I never expected to take an English class after high school. By graduation, I was convinced that my passions lie in the sciences, and I planned to fill my years at Penn with Biology, Chemistry, and Neuroscience. However, as I realized several months into freshman year, the Sectors of Knowledge would push me to take several classes outside of my quantitative comfort zone.
Putting my shaky literature background on the back burner, I figured I would try a comparative literature class to fulfill the Arts & Letters sector. I combed through the list of classes and found one that seemed promising: Modern Middle East Literatures in Translation.
While I initially struggled with the volume of readings, I found myself progressively intrigued with the class each week. One week, we focussed on Turkish short stories. The next, Hebrew poetry. The next, we read a modern Iranian novel. Each week we exploring a different literary tradition through a different genre. With only 20 students in the class, we were also able to discuss how the literature spoke to the historical and cultural context of the writers. Our conversations evolved from close readings of the texts to discussions about politics, gender, identity, etc. through the lens of the Middle East.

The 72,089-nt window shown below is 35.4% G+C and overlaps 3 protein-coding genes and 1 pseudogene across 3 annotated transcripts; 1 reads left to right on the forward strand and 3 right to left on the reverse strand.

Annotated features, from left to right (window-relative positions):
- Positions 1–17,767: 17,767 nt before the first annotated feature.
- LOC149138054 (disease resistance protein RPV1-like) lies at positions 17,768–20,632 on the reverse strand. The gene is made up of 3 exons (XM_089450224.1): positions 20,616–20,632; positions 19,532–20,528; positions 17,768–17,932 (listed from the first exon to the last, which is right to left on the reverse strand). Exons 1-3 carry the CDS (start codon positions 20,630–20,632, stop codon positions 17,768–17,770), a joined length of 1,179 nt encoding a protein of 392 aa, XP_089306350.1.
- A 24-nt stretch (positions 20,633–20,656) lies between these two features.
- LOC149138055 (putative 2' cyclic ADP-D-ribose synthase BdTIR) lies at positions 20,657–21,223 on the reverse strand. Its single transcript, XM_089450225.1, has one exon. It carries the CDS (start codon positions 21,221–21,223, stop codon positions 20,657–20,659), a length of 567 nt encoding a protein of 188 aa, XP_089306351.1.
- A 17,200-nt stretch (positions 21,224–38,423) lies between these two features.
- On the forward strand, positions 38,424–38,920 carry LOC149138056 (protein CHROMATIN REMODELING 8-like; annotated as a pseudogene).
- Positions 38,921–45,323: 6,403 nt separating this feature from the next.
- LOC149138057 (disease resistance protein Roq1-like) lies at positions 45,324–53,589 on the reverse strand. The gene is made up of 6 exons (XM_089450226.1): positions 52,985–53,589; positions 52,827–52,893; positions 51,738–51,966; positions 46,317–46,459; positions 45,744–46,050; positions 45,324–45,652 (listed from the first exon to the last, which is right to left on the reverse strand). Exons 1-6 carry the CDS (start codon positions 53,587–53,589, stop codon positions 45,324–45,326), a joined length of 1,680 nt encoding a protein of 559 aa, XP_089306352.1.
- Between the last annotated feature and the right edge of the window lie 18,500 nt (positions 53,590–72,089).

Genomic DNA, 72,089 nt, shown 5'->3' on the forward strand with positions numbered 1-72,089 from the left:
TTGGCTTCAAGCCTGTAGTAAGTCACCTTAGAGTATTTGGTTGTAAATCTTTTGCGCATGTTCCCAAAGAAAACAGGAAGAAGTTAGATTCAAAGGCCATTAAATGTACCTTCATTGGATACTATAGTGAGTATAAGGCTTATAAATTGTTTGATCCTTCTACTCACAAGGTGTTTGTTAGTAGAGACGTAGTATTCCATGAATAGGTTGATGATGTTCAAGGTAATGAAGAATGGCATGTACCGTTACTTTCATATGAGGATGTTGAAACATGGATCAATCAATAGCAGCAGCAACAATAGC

Within a few weeks, MMELT was my favorite class. It not only taught me how to read and analyze literature in a more profound way, but it became a space for me to explore my cultural heritage vis-a-vis the works that we read. Most of all, this class taught me that my passions are constantly evolving. While I still love the sciences, I hope to take more classes in Middle Easter Studies.
Not every Sector or Foundation class is a resounding success. There were sectors that I fulfilled with classes that I ended up disliking, or new subjects that I later learned I did not enjoy. By choosing to take MMELT, I learned that somewhere among the two thousand plus classes offered by the College, there are subjects that I never knew I would enjoy so much. And while the Sectors may seem like a burden to fulfill, they are a rare opportunity to dive into the unknown and learn for the sake of learning.
-Nitay Caspi '18